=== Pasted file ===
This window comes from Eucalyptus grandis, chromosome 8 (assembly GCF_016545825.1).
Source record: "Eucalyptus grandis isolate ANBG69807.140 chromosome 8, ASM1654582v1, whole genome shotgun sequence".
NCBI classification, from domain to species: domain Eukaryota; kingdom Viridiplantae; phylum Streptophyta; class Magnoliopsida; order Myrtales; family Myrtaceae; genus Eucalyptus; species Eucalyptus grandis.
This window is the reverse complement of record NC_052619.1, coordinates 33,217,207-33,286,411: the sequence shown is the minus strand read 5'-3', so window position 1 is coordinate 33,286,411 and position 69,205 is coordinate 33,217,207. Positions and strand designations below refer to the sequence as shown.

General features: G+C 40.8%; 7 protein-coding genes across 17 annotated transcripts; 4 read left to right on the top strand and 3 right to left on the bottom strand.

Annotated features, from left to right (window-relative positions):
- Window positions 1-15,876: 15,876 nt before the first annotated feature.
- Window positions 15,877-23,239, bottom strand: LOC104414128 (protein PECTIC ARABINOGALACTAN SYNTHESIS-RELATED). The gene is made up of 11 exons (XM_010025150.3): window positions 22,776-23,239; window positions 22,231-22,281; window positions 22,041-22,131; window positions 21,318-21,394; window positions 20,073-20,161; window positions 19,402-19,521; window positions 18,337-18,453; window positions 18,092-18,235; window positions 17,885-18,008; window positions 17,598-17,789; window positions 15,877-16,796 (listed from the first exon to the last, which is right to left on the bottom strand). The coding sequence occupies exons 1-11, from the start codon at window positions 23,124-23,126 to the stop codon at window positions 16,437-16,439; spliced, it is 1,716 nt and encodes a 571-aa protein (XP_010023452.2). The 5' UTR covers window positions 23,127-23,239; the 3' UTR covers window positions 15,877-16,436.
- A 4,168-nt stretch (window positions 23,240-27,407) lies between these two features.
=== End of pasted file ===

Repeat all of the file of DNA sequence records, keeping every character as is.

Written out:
This window comes from Eucalyptus grandis, chromosome 8 (assembly GCF_016545825.1).
Source record: "Eucalyptus grandis isolate ANBG69807.140 chromosome 8, ASM1654582v1, whole genome shotgun sequence".
NCBI classification, from domain to species: domain Eukaryota; kingdom Viridiplantae; phylum Streptophyta; class Magnoliopsida; order Myrtales; family Myrtaceae; genus Eucalyptus; species Eucalyptus grandis.
This window is the reverse complement of record NC_052619.1, coordinates 33,217,207-33,286,411: the sequence shown is the minus strand read 5'-3', so window position 1 is coordinate 33,286,411 and position 69,205 is coordinate 33,217,207. Positions and strand designations below refer to the sequence as shown.

General features: G+C 40.8%; 7 protein-coding genes across 17 annotated transcripts; 4 read left to right on the top strand and 3 right to left on the bottom strand.

Annotated features, from left to right (window-relative positions):
- Window positions 1-15,876: 15,876 nt before the first annotated feature.
- Window positions 15,877-23,239, bottom strand: LOC104414128 (protein PECTIC ARABINOGALACTAN SYNTHESIS-RELATED). The gene is made up of 11 exons (XM_010025150.3): window positions 22,776-23,239; window positions 22,231-22,281; window positions 22,041-22,131; window positions 21,318-21,394; window positions 20,073-20,161; window positions 19,402-19,521; window positions 18,337-18,453; window positions 18,092-18,235; window positions 17,885-18,008; window positions 17,598-17,789; window positions 15,877-16,796 (listed from the first exon to the last, which is right to left on the bottom strand). The coding sequence occupies exons 1-11, from the start codon at window positions 23,124-23,126 to the stop codon at window positions 16,437-16,439; spliced, it is 1,716 nt and encodes a 571-aa protein (XP_010023452.2). The 5' UTR covers window positions 23,127-23,239; the 3' UTR covers window positions 15,877-16,436.
- A 4,168-nt stretch (window positions 23,240-27,407) lies between these two features.